There is this common idea that when a student makes an error, he/ she learns this error and is then more prevented from learning the correct information. That is why school creates study conditions that doesn’t permit errors. However, some scholars from U.C.L.A discovered that studying in conditions where students do make errors make them learn better. For example, challenging tests make students remember the information better and longer. The scholars “showed that if students make an unsuccessful attempt to retrieve information before receiving an answer, they remember the information better than in a control condition in which they simply study the information.” When the students makes an attempt to come up with an answer, even if it is wrong and even if they study the answer for a shorter time that they do in the control group, they will remember it better. They found the same results for a experiment where students were asked specific questions on a text to read before an exam: they would get more correct answers than their classmates that had only been given additional time to study the text, or that had had the key words or critical sections hilighted!! To give questions “focuses students’ attention on the critical concepts.”

    For me, the experiment also shows that students don’t have an active reading of a text on their own: they need an external input that directly challenge their mind (questions versus keywords/ hilights).

    The first part of the article also shows that school in more designed in order to make a selection between students (having some people get it right and other get it wrong) than teach them (learning by making mistakes, by being challenged).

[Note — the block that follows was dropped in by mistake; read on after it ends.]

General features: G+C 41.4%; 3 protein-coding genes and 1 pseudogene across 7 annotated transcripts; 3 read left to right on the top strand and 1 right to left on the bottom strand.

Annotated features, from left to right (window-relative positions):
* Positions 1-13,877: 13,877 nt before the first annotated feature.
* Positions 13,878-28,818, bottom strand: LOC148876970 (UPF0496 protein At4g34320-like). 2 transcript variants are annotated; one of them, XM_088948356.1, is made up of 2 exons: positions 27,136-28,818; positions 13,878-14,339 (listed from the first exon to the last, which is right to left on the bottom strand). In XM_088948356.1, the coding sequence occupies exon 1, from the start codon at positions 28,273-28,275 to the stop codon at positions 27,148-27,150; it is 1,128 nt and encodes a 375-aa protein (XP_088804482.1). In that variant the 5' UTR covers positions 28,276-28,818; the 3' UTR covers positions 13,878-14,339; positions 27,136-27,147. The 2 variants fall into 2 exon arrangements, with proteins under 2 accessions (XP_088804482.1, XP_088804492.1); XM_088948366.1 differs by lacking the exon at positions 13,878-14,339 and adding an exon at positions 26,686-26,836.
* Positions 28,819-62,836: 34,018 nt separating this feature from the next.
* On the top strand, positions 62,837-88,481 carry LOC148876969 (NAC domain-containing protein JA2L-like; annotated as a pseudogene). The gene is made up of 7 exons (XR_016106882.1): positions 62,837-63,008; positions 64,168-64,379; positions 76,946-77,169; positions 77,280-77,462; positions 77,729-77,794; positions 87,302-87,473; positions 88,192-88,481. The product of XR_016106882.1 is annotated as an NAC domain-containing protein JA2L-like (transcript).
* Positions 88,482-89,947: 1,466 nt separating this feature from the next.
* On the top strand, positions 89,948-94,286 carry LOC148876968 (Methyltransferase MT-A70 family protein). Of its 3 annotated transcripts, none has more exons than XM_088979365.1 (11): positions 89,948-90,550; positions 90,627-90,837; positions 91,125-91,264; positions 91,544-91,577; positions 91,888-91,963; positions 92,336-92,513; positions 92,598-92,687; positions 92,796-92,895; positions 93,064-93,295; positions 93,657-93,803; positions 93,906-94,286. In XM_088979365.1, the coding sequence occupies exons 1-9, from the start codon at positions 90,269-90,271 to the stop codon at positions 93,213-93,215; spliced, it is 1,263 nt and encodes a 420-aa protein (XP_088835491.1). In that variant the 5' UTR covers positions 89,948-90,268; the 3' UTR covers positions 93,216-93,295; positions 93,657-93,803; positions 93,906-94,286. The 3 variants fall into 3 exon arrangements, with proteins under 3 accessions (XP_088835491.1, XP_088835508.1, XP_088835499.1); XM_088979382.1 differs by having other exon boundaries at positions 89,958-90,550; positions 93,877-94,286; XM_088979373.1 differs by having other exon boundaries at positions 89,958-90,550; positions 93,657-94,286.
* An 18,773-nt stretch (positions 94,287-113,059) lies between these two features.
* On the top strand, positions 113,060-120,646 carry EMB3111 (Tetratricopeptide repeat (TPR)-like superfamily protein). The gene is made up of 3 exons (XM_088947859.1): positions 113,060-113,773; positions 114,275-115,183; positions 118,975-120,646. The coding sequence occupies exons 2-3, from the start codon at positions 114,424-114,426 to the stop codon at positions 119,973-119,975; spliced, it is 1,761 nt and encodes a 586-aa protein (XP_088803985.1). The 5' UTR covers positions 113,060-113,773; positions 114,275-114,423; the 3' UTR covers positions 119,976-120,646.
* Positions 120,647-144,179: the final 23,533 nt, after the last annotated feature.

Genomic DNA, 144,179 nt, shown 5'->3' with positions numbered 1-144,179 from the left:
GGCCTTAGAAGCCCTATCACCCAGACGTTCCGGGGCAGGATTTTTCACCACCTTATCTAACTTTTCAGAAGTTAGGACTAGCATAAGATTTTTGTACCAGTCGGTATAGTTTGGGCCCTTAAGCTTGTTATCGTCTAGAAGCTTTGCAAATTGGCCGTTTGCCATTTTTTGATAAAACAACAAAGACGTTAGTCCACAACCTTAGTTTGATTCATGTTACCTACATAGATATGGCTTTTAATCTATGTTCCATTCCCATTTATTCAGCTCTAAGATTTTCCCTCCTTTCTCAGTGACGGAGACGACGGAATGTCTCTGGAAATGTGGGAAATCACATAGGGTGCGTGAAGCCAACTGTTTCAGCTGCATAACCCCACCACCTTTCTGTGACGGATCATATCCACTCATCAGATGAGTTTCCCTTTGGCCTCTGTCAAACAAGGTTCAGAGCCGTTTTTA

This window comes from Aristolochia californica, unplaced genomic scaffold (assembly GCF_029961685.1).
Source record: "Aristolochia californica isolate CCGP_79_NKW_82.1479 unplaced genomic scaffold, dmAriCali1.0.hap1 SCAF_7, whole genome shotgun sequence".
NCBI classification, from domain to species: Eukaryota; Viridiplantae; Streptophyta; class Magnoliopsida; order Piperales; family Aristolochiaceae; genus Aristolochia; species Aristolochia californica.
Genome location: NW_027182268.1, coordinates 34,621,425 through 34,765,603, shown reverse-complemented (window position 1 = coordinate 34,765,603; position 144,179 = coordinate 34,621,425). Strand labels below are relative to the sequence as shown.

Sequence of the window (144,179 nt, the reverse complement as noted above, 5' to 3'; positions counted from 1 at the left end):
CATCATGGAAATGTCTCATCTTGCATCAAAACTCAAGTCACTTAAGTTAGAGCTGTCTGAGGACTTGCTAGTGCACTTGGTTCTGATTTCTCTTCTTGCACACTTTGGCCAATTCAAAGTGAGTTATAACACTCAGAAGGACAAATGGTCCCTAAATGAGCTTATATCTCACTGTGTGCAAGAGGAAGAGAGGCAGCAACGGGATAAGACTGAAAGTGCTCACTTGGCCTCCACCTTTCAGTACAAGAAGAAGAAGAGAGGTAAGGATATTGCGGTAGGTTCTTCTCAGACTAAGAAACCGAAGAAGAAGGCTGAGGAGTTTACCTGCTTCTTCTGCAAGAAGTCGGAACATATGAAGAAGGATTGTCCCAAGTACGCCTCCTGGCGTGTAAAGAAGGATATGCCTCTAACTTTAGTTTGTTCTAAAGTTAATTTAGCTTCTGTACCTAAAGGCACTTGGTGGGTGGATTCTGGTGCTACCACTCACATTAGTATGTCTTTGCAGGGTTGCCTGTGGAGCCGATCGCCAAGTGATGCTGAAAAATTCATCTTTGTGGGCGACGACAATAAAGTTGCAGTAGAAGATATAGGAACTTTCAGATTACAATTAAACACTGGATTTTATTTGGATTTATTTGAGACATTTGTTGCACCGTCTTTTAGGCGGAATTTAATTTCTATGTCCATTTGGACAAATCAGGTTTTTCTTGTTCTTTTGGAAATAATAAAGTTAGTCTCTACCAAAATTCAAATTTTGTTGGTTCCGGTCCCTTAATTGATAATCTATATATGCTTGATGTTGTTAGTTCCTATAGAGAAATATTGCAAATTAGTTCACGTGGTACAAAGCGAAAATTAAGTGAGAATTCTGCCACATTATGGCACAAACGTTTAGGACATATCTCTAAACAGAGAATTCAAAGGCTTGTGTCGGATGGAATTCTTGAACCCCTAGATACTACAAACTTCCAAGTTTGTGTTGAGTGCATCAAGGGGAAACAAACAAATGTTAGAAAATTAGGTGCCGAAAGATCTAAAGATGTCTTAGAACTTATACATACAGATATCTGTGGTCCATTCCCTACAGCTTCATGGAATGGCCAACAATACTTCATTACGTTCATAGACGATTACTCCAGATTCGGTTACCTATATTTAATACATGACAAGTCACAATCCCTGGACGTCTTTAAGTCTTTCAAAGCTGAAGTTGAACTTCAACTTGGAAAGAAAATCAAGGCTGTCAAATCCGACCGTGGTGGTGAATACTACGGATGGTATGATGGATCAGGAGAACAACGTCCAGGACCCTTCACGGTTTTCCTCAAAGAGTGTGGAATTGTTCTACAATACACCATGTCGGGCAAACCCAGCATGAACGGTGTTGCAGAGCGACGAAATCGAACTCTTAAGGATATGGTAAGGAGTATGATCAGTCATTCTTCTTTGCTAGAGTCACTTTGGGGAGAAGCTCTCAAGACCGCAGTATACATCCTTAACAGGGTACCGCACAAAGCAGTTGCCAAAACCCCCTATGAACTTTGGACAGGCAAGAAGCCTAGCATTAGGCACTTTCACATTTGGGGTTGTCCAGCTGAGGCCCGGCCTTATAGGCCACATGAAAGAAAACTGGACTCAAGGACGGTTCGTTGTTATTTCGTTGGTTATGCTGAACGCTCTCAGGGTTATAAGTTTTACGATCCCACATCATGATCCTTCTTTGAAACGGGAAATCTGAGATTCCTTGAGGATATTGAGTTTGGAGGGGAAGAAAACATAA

I would like to get feed-backs on my last two comments. Thank you

    • edadedebas Says:

      Hi Marine,

      Thanks for the summary. I found the article/study very interesting. i do agree with the first part of the study in which students learn better when they make mistakes. I am currently teaching W course and in the W course orientation, we were told not to correct all the mistakes and let them see some of the similar mistakes themselves. In my two reading assignments, I had tried both ways and it works better when the students read their own writings more carefully later on.

      • rosariopollicino Says:

        HI Marine,

        I believe that we learn from our mistakes, and this is not just a said but a reality. In language learning (and I would include also a writing course) when we make a mistake it is a sign that the student is developing a language skill he/she is going through it the brain itself is processing it. When a student make a mistake he usually make a completely wrong mistake (in the worst scenario) than a more acceptable one until he gets to the right for.
        It is the famous inter-language process that we all know (I am sure). This process, found out by Krashen, can be applied also for other subjects the real learning go through a mistaking process which afterwards becomes solid knowledge. Imagine if someone start doing something correct straight away at all times…..it could be luck or it could a genius. The second option exists, although it is vary rare so for the first option there will come a time the student/learner makes a mistake and here we go the process I mentioned above. So at the end I believe to make mistake is a process we all have to go through for learning.
        What do you think, does it make any sense? I agree for the acting reading part however this is also a matter of teaching/learning a skill which reading actually is!

  3. soledadre Says: